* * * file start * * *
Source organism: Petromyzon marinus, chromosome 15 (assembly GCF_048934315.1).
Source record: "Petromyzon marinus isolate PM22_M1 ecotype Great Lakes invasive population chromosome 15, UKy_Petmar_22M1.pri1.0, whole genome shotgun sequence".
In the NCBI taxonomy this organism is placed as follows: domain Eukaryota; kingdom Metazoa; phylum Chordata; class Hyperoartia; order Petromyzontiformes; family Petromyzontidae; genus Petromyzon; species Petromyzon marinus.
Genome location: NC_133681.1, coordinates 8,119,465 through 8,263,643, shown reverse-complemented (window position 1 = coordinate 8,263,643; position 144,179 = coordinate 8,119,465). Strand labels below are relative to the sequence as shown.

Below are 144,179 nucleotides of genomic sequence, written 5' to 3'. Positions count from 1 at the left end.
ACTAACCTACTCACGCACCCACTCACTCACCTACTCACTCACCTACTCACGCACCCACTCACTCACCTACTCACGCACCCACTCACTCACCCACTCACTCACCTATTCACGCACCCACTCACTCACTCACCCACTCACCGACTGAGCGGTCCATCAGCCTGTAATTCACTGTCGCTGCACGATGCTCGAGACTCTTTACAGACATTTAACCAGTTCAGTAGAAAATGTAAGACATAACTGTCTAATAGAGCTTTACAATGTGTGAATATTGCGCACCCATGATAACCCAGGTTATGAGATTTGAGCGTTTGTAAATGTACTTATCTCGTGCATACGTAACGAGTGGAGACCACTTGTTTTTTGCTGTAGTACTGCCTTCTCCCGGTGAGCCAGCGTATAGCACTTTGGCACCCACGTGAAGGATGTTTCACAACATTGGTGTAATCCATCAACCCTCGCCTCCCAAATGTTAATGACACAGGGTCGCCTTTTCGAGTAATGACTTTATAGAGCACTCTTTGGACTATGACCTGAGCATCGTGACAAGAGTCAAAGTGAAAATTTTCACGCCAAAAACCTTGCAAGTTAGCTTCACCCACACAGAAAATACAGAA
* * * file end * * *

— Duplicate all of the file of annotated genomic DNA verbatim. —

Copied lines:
Source organism: Petromyzon marinus, chromosome 15 (assembly GCF_048934315.1).
Source record: "Petromyzon marinus isolate PM22_M1 ecotype Great Lakes invasive population chromosome 15, UKy_Petmar_22M1.pri1.0, whole genome shotgun sequence".
In the NCBI taxonomy this organism is placed as follows: domain Eukaryota; kingdom Metazoa; phylum Chordata; class Hyperoartia; order Petromyzontiformes; family Petromyzontidae; genus Petromyzon; species Petromyzon marinus.
Genome location: NC_133681.1, coordinates 8,119,465 through 8,263,643, shown reverse-complemented (window position 1 = coordinate 8,263,643; position 144,179 = coordinate 8,119,465). Strand labels below are relative to the sequence as shown.

Below are 144,179 nucleotides of genomic sequence, written 5' to 3'. Positions count from 1 at the left end.
ACTAACCTACTCACGCACCCACTCACTCACCTACTCACTCACCTACTCACGCACCCACTCACTCACCTACTCACGCACCCACTCACTCACCCACTCACTCACCTATTCACGCACCCACTCACTCACTCACCCACTCACCGACTGAGCGGTCCATCAGCCTGTAATTCACTGTCGCTGCACGATGCTCGAGACTCTTTACAGACATTTAACCAGTTCAGTAGAAAATGTAAGACATAACTGTCTAATAGAGCTTTACAATGTGTGAATATTGCGCACCCATGATAACCCAGGTTATGAGATTTGAGCGTTTGTAAATGTACTTATCTCGTGCATACGTAACGAGTGGAGACCACTTGTTTTTTGCTGTAGTACTGCCTTCTCCCGGTGAGCCAGCGTATAGCACTTTGGCACCCACGTGAAGGATGTTTCACAACATTGGTGTAATCCATCAACCCTCGCCTCCCAAATGTTAATGACACAGGGTCGCCTTTTCGAGTAATGACTTTATAGAGCACTCTTTGGACTATGACCTGAGCATCGTGACAAGAGTCAAAGTGAAAATTTTCACGCCAAAAACCTTGCAAGTTAGCTTCACCCACACAGAAAATACAGAA